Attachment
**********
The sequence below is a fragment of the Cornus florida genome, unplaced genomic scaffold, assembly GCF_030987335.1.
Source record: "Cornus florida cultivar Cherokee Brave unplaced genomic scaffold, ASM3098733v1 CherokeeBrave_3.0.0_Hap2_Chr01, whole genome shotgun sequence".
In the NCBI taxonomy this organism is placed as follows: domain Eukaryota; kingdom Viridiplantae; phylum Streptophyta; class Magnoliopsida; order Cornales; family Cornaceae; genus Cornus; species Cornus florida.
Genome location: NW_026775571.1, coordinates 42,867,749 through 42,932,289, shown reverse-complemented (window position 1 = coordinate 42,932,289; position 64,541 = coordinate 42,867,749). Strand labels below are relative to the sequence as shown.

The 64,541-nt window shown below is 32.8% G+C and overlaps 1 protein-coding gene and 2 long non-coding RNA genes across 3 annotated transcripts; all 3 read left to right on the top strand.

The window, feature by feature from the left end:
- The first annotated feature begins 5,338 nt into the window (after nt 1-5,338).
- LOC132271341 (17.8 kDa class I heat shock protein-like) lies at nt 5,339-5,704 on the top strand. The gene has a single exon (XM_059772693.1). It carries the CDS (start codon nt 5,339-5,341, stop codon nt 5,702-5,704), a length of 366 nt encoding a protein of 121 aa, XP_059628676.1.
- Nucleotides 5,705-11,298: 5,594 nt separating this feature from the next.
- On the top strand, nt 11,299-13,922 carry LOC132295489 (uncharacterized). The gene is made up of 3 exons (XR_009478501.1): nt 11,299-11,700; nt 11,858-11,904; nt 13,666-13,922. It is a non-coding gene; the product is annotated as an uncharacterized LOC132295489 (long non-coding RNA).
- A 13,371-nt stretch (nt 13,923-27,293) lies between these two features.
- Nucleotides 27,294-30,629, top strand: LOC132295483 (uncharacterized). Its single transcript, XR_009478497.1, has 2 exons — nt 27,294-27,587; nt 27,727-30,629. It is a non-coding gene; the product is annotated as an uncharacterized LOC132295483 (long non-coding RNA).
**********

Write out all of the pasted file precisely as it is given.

The sequence below is a fragment of the Cornus florida genome, unplaced genomic scaffold, assembly GCF_030987335.1.
Source record: "Cornus florida cultivar Cherokee Brave unplaced genomic scaffold, ASM3098733v1 CherokeeBrave_3.0.0_Hap2_Chr01, whole genome shotgun sequence".
In the NCBI taxonomy this organism is placed as follows: domain Eukaryota; kingdom Viridiplantae; phylum Streptophyta; class Magnoliopsida; order Cornales; family Cornaceae; genus Cornus; species Cornus florida.
Genome location: NW_026775571.1, coordinates 42,867,749 through 42,932,289, shown reverse-complemented (window position 1 = coordinate 42,932,289; position 64,541 = coordinate 42,867,749). Strand labels below are relative to the sequence as shown.

The 64,541-nt window shown below is 32.8% G+C and overlaps 1 protein-coding gene and 2 long non-coding RNA genes across 3 annotated transcripts; all 3 read left to right on the top strand.

The window, feature by feature from the left end:
- The first annotated feature begins 5,338 nt into the window (after nt 1-5,338).
- LOC132271341 (17.8 kDa class I heat shock protein-like) lies at nt 5,339-5,704 on the top strand. The gene has a single exon (XM_059772693.1). It carries the CDS (start codon nt 5,339-5,341, stop codon nt 5,702-5,704), a length of 366 nt encoding a protein of 121 aa, XP_059628676.1.
- Nucleotides 5,705-11,298: 5,594 nt separating this feature from the next.
- On the top strand, nt 11,299-13,922 carry LOC132295489 (uncharacterized). The gene is made up of 3 exons (XR_009478501.1): nt 11,299-11,700; nt 11,858-11,904; nt 13,666-13,922. It is a non-coding gene; the product is annotated as an uncharacterized LOC132295489 (long non-coding RNA).
- A 13,371-nt stretch (nt 13,923-27,293) lies between these two features.
- Nucleotides 27,294-30,629, top strand: LOC132295483 (uncharacterized). Its single transcript, XR_009478497.1, has 2 exons — nt 27,294-27,587; nt 27,727-30,629. It is a non-coding gene; the product is annotated as an uncharacterized LOC132295483 (long non-coding RNA).